Nature as a model: Researchers develop novel anti-inflammatory substance
Anti-inflammatory substances based on components of human cells could one day improve treatment in patients. Researchers at the Institute of Pharmacy at Martin Luther University Halle-Wittenberg (MLU) have developed a method for producing those substances with controlled quality. Since the body does not recognize them as foreign substances, they offer advantages over anti-inflammatory drugs such as ibuprofen or diclofenac. The results were published in the European Journal of Pharmaceutical Sciences.
"We are attempting to imitate nature," explains Professor Karsten Mäder from the Institute of Pharmacy at MLU. These novel anti-inflammatory substances occur naturally within the human body, for example on the inner surface of cells. When a cell dies, it turns inside out, or more precisely, phosphatidylserine (PS), a certain component of its cell membrane does. This gives phagocytes the signal to digest the dead cell. PS also ensures that there is no inflammatory response. Something similar happens in the lungs, which are regularly confronted with a large number of foreign substances after an intake of breath. Here another phospholipid, phosphatidylglycerol (PG), ensures that there is no excessive inflammatory response. Mäder's research group has now prepared both substances so that they can potentially be used as drugs—possible areas of application include infarcts, arthritis and psoriasis.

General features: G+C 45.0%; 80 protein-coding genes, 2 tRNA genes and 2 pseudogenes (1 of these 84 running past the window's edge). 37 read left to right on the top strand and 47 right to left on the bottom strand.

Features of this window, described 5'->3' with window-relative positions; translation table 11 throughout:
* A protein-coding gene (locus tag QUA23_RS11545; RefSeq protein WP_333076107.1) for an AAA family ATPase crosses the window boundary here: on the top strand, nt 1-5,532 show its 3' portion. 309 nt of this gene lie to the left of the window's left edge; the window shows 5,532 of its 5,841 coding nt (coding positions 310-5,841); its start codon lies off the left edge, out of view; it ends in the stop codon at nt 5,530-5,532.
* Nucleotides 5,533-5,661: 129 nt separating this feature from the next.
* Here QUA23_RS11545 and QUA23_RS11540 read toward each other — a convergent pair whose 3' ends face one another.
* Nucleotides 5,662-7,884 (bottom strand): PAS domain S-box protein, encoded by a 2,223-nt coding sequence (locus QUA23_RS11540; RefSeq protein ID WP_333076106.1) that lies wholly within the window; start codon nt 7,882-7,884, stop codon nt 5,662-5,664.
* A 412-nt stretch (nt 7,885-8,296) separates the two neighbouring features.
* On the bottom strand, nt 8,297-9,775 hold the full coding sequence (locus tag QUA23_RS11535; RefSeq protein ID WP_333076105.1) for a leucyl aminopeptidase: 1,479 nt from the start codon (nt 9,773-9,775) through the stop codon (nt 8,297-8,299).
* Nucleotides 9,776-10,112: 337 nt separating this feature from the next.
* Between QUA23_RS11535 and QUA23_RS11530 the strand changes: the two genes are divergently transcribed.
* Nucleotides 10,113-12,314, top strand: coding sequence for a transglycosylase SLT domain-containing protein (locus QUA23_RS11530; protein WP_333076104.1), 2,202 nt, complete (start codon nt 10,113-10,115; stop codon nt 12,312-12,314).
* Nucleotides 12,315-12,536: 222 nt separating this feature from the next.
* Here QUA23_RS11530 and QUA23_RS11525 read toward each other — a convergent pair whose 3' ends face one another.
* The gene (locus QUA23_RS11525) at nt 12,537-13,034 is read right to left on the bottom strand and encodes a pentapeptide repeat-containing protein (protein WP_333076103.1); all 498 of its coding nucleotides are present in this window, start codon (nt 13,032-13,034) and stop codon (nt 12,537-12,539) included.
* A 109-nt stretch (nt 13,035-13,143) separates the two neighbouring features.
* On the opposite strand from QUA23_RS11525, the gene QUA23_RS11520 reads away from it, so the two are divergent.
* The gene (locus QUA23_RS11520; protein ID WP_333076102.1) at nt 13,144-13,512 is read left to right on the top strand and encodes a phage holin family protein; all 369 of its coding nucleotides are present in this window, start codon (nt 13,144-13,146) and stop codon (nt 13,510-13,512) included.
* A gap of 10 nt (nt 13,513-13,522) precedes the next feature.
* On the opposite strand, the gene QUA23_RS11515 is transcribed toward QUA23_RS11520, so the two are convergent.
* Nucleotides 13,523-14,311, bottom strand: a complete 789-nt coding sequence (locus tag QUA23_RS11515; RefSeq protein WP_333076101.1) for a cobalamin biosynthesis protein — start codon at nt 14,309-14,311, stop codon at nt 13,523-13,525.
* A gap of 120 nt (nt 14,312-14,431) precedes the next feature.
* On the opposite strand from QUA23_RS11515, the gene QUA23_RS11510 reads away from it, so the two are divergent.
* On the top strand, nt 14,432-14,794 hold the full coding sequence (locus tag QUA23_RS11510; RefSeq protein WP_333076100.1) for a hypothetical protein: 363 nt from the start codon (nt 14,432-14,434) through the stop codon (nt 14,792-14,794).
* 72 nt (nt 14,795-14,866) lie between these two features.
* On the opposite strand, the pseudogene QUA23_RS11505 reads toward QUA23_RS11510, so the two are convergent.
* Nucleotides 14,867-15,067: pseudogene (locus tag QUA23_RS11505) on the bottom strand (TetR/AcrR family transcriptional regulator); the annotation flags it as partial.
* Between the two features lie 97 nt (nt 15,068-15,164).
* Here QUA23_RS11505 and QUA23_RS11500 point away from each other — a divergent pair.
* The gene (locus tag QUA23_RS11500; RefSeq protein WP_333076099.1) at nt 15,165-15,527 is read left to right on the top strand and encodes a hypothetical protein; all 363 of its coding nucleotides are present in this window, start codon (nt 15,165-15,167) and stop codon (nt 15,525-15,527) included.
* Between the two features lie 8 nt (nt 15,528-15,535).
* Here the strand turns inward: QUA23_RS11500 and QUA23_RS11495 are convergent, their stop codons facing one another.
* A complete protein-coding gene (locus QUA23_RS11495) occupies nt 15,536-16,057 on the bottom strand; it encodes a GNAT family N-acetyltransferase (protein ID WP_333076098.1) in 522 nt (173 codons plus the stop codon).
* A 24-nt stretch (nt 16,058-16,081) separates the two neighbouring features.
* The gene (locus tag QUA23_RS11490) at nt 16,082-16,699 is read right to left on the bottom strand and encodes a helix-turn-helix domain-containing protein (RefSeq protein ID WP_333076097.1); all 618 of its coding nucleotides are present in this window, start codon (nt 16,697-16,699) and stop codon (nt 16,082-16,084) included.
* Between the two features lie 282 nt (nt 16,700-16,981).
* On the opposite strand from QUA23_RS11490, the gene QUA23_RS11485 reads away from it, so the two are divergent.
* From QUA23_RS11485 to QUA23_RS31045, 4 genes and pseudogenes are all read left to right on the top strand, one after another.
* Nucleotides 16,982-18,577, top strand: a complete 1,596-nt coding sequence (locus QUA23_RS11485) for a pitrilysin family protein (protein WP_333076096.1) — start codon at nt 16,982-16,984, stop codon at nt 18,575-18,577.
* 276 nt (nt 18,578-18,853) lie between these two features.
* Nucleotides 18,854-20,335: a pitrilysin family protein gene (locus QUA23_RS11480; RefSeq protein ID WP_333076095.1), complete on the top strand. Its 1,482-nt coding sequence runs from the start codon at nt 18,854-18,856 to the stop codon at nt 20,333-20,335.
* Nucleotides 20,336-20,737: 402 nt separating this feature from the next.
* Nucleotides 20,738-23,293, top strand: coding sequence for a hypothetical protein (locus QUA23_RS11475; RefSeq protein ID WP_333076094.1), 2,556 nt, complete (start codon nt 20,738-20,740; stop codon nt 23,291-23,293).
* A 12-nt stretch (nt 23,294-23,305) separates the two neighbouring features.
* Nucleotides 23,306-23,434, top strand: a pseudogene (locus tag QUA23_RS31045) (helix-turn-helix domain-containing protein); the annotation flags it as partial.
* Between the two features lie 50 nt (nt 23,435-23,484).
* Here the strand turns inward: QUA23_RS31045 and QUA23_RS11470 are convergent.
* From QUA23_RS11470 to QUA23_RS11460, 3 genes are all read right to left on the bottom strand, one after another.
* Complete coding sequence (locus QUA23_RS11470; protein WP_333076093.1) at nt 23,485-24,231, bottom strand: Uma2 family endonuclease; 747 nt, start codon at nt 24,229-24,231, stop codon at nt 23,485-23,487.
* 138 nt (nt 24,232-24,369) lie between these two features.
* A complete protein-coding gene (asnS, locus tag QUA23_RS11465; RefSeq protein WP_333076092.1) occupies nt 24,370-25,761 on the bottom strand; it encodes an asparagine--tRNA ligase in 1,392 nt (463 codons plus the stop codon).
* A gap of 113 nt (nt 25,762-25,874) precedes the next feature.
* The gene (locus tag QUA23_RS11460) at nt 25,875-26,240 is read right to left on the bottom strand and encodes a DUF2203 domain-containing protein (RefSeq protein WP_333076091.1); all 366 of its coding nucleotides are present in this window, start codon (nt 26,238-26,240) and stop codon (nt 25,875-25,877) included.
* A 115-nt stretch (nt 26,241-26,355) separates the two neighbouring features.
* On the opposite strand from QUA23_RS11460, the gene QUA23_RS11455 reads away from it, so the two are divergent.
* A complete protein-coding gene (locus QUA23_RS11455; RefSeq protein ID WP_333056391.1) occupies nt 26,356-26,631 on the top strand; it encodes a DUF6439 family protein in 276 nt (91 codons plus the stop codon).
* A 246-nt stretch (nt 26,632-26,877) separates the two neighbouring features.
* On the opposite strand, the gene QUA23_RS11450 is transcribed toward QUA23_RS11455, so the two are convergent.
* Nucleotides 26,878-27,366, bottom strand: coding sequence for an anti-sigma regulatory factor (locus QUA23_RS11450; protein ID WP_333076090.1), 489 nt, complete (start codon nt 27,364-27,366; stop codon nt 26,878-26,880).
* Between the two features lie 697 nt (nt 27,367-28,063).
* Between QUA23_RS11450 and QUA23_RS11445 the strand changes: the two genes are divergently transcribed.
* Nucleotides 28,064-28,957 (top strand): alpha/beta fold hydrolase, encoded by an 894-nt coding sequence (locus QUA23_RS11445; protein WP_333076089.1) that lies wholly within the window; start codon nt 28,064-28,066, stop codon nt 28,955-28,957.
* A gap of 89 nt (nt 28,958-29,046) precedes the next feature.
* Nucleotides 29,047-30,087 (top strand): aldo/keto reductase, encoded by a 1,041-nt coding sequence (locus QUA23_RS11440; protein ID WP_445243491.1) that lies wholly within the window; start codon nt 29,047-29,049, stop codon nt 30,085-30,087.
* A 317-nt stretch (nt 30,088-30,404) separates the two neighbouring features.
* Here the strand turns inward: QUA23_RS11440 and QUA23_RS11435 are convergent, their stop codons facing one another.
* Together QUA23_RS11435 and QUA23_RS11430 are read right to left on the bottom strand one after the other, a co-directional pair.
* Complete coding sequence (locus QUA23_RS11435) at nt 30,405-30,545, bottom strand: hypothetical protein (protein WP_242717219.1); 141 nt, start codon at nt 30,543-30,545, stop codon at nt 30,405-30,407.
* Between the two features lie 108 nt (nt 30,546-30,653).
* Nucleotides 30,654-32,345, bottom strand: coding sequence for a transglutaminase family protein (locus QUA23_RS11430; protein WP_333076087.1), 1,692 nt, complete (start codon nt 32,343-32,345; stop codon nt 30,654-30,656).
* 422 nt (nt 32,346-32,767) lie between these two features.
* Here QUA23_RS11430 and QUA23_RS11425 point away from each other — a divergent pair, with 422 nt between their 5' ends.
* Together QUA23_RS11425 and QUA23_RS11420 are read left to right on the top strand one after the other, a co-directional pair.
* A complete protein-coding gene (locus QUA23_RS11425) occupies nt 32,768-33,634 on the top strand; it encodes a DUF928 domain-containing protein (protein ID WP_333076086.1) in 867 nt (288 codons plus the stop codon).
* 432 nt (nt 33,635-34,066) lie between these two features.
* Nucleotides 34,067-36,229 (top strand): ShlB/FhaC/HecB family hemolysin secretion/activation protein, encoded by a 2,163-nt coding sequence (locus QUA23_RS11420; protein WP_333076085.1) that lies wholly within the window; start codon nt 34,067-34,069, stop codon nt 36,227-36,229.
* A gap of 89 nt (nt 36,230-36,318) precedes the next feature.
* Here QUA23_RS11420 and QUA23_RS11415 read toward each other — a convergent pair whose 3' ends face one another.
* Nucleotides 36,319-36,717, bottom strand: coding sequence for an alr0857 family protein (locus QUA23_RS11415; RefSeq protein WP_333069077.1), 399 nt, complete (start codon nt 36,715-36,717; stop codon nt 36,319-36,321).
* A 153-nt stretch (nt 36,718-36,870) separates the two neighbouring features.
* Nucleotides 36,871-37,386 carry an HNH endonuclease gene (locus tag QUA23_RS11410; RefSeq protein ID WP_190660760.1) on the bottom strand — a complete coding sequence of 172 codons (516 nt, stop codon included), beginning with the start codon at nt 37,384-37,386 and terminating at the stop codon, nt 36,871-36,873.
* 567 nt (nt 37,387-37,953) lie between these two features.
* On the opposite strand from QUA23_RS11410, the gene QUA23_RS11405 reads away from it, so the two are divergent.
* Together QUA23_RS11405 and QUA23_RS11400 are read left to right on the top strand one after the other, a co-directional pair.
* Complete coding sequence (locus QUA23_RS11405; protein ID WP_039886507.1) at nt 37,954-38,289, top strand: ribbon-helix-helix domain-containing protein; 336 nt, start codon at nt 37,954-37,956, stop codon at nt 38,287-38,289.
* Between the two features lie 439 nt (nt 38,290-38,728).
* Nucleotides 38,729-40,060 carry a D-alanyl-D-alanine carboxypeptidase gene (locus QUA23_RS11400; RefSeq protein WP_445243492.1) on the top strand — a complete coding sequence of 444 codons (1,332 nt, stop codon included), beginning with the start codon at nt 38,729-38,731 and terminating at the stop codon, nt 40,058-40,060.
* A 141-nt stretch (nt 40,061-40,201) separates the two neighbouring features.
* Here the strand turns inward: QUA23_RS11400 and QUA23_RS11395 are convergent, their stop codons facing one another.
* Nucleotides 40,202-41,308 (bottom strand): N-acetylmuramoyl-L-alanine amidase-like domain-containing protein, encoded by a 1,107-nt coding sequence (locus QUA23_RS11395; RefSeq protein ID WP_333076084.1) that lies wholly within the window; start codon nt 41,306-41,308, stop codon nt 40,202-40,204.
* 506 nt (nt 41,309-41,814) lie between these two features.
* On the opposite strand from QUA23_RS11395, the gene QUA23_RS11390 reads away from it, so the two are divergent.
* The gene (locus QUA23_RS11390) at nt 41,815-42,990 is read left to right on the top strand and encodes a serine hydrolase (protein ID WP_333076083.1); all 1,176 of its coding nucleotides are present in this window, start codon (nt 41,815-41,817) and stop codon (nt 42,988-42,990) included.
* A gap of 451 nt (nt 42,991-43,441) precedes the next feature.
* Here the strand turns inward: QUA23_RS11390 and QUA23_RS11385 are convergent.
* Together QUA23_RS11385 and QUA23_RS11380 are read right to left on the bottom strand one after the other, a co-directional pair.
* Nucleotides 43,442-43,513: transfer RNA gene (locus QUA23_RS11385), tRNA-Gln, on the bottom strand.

From a medical standpoint, both phospholipids are of interest to researchers because the body does not recognize them as foreign substances, which means fewer side effects can be expected. A U.S. study has already shown that PS is particularly effective in fighting inflammation after a heart attack. "However, producing the preparation was a complex process," says Mäder. The research group from Halle has now developed a production process that is much simpler and cheaper. The phospholipids form small particles that are less than ten nanometres in size. This enables them to easily undergo sterile filtration. They have also proven to be harmless to cells and blood components. Especially the PG particles produced in this way were shown to reduce the inflammatory activity of phagocytes under laboratory conditions. "The results indicate that the phospholipids could work well in anti-inflammatory therapies," says Mäder summarizing the research work.